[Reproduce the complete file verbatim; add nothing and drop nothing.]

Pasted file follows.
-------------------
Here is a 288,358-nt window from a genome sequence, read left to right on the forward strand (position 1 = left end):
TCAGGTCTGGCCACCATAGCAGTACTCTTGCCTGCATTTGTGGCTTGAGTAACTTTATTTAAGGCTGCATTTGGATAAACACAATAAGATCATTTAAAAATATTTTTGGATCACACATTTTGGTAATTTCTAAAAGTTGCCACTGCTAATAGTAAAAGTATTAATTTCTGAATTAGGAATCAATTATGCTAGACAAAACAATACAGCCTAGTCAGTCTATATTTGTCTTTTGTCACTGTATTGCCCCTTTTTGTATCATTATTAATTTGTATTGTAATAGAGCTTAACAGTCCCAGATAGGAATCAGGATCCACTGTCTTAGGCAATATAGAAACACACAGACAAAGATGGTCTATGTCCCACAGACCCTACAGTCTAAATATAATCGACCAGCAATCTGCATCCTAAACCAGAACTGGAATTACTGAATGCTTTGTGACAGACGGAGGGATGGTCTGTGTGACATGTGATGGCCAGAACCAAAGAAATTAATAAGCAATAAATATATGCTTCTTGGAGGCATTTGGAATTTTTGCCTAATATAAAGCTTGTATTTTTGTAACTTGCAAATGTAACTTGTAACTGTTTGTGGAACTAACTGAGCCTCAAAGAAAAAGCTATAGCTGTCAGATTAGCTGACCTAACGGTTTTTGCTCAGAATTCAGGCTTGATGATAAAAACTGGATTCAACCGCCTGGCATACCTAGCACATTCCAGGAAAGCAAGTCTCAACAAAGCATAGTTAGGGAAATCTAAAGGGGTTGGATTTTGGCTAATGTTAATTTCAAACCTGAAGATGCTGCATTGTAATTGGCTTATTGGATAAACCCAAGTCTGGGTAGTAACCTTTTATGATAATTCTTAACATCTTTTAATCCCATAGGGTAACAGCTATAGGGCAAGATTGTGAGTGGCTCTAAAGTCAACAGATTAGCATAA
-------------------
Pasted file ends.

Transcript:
Here is a 288,358-nt window from a genome sequence, read left to right on the forward strand (position 1 = left end):
TCAGGTCTGGCCACCATAGCAGTACTCTTGCCTGCATTTGTGGCTTGAGTAACTTTATTTAAGGCTGCATTTGGATAAACACAATAAGATCATTTAAAAATATTTTTGGATCACACATTTTGGTAATTTCTAAAAGTTGCCACTGCTAATAGTAAAAGTATTAATTTCTGAATTAGGAATCAATTATGCTAGACAAAACAATACAGCCTAGTCAGTCTATATTTGTCTTTTGTCACTGTATTGCCCCTTTTTGTATCATTATTAATTTGTATTGTAATAGAGCTTAACAGTCCCAGATAGGAATCAGGATCCACTGTCTTAGGCAATATAGAAACACACAGACAAAGATGGTCTATGTCCCACAGACCCTACAGTCTAAATATAATCGACCAGCAATCTGCATCCTAAACCAGAACTGGAATTACTGAATGCTTTGTGACAGACGGAGGGATGGTCTGTGTGACATGTGATGGCCAGAACCAAAGAAATTAATAAGCAATAAATATATGCTTCTTGGAGGCATTTGGAATTTTTGCCTAATATAAAGCTTGTATTTTTGTAACTTGCAAATGTAACTTGTAACTGTTTGTGGAACTAACTGAGCCTCAAAGAAAAAGCTATAGCTGTCAGATTAGCTGACCTAACGGTTTTTGCTCAGAATTCAGGCTTGATGATAAAAACTGGATTCAACCGCCTGGCATACCTAGCACATTCCAGGAAAGCAAGTCTCAACAAAGCATAGTTAGGGAAATCTAAAGGGGTTGGATTTTGGCTAATGTTAATTTCAAACCTGAAGATGCTGCATTGTAATTGGCTTATTGGATAAACCCAAGTCTGGGTAGTAACCTTTTATGATAATTCTTAACATCTTTTAATCCCATAGGGTAACAGCTATAGGGCAAGATTGTGAGTGGCTCTAAAGTCAACAGATTAGCATAA